1. Opting for on-campus accommodation means you don’t have the hassle of looking at other places and finding a suitable place.
  2. Dorms come with basic furniture such as a bed, desk, chairs, etc. and hence you do not need to buy big pieces of furniture. 
  3. Since the residence is managed by the university, you get extra support in case of any issues or emergencies.
  4. For international students, on-campus living is a great way to socialise with batchmates and make new friends.


  1. If you opt for double occupancy, you do not get the choice of roommate and would have to share with whoever is assigned.
  2. Students must book a room well in advance and if you miss the deadline then there won’t be any available for you.
  3. This accommodation can be costlier than cheaper options like renting a flat or a shared house. 

Self-Catered Halls

Similar to on campus dorms, these are large dorms with a communal kitchen where students can cook their own food. These halls are also managed by the university. Self-catered halls are hugely popular since they give students the freedom to cook whenever they want and eat at leisure. Furthermore, self-catered halls are convenient and affordable, while also being safe for students.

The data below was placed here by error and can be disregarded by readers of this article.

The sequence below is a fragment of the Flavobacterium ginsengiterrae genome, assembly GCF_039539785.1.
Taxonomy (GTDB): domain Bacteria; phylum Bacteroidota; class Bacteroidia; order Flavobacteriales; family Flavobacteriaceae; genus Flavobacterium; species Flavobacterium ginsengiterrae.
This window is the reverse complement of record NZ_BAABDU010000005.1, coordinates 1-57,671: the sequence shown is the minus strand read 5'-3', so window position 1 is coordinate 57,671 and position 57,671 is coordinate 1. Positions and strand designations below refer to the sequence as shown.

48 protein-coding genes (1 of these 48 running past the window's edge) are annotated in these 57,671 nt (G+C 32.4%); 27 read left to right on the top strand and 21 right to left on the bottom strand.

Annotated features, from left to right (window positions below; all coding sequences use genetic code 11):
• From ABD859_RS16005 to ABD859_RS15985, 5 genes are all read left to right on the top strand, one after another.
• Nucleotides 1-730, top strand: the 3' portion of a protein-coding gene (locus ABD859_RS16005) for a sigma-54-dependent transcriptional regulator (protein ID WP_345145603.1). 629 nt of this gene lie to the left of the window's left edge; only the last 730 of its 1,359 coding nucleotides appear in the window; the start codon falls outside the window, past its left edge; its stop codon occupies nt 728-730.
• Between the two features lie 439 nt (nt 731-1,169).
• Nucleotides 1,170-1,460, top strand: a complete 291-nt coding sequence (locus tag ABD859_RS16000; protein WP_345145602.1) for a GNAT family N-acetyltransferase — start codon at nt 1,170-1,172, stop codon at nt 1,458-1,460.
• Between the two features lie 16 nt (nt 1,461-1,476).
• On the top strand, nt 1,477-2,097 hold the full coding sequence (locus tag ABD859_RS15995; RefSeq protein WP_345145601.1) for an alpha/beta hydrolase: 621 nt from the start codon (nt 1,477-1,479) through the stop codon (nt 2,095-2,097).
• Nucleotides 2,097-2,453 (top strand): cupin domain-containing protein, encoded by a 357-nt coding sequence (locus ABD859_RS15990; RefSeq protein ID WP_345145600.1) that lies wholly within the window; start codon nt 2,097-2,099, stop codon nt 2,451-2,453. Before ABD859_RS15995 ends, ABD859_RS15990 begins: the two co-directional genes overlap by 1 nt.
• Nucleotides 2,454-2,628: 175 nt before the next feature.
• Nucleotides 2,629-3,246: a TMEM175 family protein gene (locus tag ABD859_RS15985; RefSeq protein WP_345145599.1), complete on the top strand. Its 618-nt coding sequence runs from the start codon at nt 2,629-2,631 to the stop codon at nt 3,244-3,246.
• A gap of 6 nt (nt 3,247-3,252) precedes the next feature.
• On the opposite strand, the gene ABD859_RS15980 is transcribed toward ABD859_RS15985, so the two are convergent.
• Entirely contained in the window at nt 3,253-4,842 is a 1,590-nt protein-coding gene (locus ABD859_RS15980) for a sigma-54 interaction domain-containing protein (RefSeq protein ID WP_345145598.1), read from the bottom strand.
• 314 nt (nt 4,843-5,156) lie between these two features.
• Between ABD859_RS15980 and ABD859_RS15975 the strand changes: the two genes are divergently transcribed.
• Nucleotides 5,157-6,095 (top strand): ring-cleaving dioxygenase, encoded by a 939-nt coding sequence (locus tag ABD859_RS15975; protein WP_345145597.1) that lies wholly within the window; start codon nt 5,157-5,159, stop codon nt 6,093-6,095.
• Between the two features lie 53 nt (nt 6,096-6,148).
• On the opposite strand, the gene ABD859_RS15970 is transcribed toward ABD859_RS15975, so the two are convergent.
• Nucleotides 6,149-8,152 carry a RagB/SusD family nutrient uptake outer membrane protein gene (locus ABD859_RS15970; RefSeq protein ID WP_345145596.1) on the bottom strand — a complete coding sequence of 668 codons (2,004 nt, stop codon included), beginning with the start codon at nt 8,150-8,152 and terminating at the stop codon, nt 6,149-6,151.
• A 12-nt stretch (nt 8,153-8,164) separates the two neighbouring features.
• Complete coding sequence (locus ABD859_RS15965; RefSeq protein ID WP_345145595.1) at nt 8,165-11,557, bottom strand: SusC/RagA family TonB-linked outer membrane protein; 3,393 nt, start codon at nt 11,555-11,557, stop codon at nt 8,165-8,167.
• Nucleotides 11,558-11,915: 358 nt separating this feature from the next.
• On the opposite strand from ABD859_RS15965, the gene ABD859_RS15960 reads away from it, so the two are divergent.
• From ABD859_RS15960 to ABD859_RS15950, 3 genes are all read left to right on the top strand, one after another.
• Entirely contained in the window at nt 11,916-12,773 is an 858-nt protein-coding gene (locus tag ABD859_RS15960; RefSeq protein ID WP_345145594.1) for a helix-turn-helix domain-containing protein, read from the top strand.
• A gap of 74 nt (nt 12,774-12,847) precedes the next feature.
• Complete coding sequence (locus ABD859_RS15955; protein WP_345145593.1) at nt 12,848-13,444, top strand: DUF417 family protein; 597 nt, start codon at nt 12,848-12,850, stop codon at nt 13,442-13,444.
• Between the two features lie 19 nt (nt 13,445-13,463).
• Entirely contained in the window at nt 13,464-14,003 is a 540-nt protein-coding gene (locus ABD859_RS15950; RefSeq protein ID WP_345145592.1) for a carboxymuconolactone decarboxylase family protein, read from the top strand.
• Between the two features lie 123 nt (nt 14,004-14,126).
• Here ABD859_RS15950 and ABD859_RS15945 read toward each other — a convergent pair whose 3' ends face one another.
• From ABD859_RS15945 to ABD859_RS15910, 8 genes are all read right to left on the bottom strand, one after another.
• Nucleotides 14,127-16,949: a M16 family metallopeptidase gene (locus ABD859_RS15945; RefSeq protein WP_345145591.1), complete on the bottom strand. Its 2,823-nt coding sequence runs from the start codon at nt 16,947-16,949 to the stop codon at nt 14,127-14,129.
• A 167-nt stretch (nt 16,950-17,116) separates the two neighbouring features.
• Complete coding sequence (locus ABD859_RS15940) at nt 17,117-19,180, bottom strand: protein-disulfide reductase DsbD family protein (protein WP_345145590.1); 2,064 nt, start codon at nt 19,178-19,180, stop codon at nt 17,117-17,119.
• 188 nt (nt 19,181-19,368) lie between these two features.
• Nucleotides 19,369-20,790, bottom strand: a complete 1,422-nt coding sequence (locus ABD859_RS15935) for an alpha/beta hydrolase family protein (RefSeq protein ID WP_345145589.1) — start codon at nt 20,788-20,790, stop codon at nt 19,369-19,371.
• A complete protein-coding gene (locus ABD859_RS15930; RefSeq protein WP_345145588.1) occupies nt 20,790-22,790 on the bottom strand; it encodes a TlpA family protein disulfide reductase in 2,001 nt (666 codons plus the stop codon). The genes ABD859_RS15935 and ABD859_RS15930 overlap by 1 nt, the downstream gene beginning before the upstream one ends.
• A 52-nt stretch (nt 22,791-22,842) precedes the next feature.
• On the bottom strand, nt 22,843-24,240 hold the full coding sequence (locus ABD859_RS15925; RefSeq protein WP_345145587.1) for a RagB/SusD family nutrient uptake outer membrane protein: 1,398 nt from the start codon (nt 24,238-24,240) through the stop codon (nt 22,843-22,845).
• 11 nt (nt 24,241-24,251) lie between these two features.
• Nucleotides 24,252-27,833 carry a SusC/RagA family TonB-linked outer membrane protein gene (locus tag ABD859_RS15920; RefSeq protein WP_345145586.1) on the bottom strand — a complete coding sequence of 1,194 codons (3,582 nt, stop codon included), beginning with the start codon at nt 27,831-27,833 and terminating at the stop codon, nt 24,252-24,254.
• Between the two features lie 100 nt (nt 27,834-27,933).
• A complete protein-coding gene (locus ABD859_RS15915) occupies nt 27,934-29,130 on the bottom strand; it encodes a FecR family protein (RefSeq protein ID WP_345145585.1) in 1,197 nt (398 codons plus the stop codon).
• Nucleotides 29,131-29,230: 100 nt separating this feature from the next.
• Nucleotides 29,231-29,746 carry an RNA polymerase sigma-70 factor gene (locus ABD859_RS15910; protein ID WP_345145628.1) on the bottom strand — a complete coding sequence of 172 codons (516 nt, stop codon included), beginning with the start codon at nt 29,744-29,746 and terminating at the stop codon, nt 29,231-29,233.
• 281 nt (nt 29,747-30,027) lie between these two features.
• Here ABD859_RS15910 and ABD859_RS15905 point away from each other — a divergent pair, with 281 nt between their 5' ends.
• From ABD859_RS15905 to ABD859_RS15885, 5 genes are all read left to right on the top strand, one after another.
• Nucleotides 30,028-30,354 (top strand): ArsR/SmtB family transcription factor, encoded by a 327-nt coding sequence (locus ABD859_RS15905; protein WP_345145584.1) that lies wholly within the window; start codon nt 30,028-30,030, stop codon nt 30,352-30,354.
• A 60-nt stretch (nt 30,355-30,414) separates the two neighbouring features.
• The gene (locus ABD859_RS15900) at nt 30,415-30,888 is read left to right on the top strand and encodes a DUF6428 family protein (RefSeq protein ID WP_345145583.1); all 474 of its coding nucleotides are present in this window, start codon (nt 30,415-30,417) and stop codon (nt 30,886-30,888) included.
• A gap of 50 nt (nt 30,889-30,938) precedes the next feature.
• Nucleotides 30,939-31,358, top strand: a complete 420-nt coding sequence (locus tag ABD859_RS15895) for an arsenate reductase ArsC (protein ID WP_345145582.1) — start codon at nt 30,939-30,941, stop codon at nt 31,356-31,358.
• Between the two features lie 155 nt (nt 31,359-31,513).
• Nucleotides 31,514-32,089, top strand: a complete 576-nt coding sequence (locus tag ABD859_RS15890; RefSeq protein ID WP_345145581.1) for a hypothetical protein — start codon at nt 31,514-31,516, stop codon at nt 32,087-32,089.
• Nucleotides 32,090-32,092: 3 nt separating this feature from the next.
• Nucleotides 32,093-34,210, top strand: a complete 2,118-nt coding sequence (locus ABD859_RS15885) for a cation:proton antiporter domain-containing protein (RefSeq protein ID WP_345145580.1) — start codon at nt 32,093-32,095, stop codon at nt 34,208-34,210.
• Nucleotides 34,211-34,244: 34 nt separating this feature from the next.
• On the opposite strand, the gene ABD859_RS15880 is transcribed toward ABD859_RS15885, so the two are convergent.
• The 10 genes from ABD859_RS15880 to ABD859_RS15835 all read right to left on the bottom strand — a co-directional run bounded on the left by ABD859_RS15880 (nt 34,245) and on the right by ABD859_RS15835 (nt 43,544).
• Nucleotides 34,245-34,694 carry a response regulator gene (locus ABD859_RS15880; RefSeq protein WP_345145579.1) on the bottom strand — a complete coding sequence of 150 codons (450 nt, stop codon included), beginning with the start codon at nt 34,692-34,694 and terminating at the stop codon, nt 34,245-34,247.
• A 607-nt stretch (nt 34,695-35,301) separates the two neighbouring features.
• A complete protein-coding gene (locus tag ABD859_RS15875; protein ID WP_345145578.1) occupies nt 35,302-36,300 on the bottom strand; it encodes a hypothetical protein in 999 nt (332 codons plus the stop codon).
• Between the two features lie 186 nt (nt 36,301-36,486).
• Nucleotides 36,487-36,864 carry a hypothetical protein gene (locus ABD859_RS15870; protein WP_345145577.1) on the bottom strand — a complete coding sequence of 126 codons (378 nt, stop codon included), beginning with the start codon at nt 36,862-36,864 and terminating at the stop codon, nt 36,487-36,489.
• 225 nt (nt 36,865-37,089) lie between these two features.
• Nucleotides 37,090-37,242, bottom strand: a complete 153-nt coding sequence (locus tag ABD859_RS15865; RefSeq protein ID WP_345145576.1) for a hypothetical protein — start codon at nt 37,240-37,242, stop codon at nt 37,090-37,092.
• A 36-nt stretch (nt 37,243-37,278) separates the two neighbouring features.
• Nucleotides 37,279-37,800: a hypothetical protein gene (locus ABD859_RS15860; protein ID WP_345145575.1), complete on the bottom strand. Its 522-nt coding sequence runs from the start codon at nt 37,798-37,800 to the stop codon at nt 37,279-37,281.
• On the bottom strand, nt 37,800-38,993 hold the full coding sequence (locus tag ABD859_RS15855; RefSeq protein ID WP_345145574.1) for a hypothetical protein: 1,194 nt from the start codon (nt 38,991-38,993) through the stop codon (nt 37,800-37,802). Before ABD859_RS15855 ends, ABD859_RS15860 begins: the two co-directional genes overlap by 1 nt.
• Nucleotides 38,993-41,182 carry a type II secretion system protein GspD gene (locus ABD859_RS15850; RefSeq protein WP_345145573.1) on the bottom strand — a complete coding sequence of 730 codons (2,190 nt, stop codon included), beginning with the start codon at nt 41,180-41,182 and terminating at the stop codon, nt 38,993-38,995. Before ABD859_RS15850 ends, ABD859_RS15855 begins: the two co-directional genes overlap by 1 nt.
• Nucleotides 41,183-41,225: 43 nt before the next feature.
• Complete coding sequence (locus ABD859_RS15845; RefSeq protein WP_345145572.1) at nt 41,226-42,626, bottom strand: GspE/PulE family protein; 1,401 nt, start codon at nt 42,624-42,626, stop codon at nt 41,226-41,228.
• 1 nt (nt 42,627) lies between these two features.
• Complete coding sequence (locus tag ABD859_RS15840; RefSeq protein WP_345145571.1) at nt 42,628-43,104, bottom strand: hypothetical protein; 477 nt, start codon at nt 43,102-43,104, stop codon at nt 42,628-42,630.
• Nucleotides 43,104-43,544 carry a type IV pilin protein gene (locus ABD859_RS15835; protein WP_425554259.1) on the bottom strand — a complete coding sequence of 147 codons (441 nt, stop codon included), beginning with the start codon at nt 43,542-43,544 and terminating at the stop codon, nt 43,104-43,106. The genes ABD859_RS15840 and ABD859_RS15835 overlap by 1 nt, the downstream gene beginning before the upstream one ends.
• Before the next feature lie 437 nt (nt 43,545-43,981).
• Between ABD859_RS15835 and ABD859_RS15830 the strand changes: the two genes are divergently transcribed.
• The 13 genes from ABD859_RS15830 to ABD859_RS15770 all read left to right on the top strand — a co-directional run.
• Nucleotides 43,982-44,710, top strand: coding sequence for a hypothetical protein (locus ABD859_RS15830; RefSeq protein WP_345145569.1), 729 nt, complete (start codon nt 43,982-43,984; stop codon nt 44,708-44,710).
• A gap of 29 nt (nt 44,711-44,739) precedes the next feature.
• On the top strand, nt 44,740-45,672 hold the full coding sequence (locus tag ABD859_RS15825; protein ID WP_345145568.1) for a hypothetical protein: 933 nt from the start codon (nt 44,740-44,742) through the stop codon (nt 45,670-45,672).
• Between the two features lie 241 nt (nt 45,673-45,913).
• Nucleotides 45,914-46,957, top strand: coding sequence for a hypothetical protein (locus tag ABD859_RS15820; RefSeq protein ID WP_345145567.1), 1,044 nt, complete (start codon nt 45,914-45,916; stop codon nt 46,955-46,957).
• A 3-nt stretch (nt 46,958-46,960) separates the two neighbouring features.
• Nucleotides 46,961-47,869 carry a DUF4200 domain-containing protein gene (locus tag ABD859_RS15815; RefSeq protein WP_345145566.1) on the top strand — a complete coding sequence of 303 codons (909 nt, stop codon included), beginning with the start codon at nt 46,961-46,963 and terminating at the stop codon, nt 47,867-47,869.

1. The communal kitchen allows students freedom to cook and not be dependent on going out or ordering in. 
  2. Since most students here would be international, it is a great way to meet new people and socialise even outside your batch.
  3. Students learn to manage the hall like a house and therefore can get experience being independent and self-reliant.